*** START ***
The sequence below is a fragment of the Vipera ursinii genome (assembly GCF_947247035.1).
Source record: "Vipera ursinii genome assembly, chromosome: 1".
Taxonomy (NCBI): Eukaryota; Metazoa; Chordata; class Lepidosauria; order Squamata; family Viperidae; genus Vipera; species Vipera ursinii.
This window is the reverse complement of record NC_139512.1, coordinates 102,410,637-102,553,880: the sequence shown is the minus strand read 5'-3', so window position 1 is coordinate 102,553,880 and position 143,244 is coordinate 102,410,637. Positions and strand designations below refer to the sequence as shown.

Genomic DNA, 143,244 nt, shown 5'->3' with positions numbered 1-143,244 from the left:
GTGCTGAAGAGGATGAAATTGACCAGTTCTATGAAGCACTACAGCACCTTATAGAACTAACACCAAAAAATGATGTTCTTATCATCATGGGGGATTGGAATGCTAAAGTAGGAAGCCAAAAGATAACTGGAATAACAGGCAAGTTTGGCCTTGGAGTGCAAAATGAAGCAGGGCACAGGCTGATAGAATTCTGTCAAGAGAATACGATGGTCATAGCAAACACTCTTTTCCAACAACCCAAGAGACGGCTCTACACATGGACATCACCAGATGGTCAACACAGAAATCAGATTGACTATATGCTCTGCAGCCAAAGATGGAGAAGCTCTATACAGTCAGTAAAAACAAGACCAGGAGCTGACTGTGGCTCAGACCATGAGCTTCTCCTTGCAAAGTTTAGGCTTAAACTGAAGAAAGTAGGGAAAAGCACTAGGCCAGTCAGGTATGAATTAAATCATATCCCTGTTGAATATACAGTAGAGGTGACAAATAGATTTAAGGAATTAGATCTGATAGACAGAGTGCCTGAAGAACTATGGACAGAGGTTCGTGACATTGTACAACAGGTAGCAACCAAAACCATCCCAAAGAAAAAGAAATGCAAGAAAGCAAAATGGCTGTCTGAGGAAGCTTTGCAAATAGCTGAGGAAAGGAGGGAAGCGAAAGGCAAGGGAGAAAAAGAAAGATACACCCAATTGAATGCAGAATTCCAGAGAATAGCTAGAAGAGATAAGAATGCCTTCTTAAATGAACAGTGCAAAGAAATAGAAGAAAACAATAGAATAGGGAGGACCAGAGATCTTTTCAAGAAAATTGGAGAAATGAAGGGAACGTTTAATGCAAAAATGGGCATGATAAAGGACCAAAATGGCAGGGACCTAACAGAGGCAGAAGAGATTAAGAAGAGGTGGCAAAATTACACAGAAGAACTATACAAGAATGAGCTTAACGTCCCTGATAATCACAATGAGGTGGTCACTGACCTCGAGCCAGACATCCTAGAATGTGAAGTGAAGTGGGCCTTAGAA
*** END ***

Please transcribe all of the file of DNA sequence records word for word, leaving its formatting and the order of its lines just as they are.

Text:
The sequence below is a fragment of the Vipera ursinii genome (assembly GCF_947247035.1).
Source record: "Vipera ursinii genome assembly, chromosome: 1".
Taxonomy (NCBI): Eukaryota; Metazoa; Chordata; class Lepidosauria; order Squamata; family Viperidae; genus Vipera; species Vipera ursinii.
This window is the reverse complement of record NC_139512.1, coordinates 102,410,637-102,553,880: the sequence shown is the minus strand read 5'-3', so window position 1 is coordinate 102,553,880 and position 143,244 is coordinate 102,410,637. Positions and strand designations below refer to the sequence as shown.

Genomic DNA, 143,244 nt, shown 5'->3' with positions numbered 1-143,244 from the left:
GTGCTGAAGAGGATGAAATTGACCAGTTCTATGAAGCACTACAGCACCTTATAGAACTAACACCAAAAAATGATGTTCTTATCATCATGGGGGATTGGAATGCTAAAGTAGGAAGCCAAAAGATAACTGGAATAACAGGCAAGTTTGGCCTTGGAGTGCAAAATGAAGCAGGGCACAGGCTGATAGAATTCTGTCAAGAGAATACGATGGTCATAGCAAACACTCTTTTCCAACAACCCAAGAGACGGCTCTACACATGGACATCACCAGATGGTCAACACAGAAATCAGATTGACTATATGCTCTGCAGCCAAAGATGGAGAAGCTCTATACAGTCAGTAAAAACAAGACCAGGAGCTGACTGTGGCTCAGACCATGAGCTTCTCCTTGCAAAGTTTAGGCTTAAACTGAAGAAAGTAGGGAAAAGCACTAGGCCAGTCAGGTATGAATTAAATCATATCCCTGTTGAATATACAGTAGAGGTGACAAATAGATTTAAGGAATTAGATCTGATAGACAGAGTGCCTGAAGAACTATGGACAGAGGTTCGTGACATTGTACAACAGGTAGCAACCAAAACCATCCCAAAGAAAAAGAAATGCAAGAAAGCAAAATGGCTGTCTGAGGAAGCTTTGCAAATAGCTGAGGAAAGGAGGGAAGCGAAAGGCAAGGGAGAAAAAGAAAGATACACCCAATTGAATGCAGAATTCCAGAGAATAGCTAGAAGAGATAAGAATGCCTTCTTAAATGAACAGTGCAAAGAAATAGAAGAAAACAATAGAATAGGGAGGACCAGAGATCTTTTCAAGAAAATTGGAGAAATGAAGGGAACGTTTAATGCAAAAATGGGCATGATAAAGGACCAAAATGGCAGGGACCTAACAGAGGCAGAAGAGATTAAGAAGAGGTGGCAAAATTACACAGAAGAACTATACAAGAATGAGCTTAACGTCCCTGATAATCACAATGAGGTGGTCACTGACCTCGAGCCAGACATCCTAGAATGTGAAGTGAAGTGGGCCTTAGAA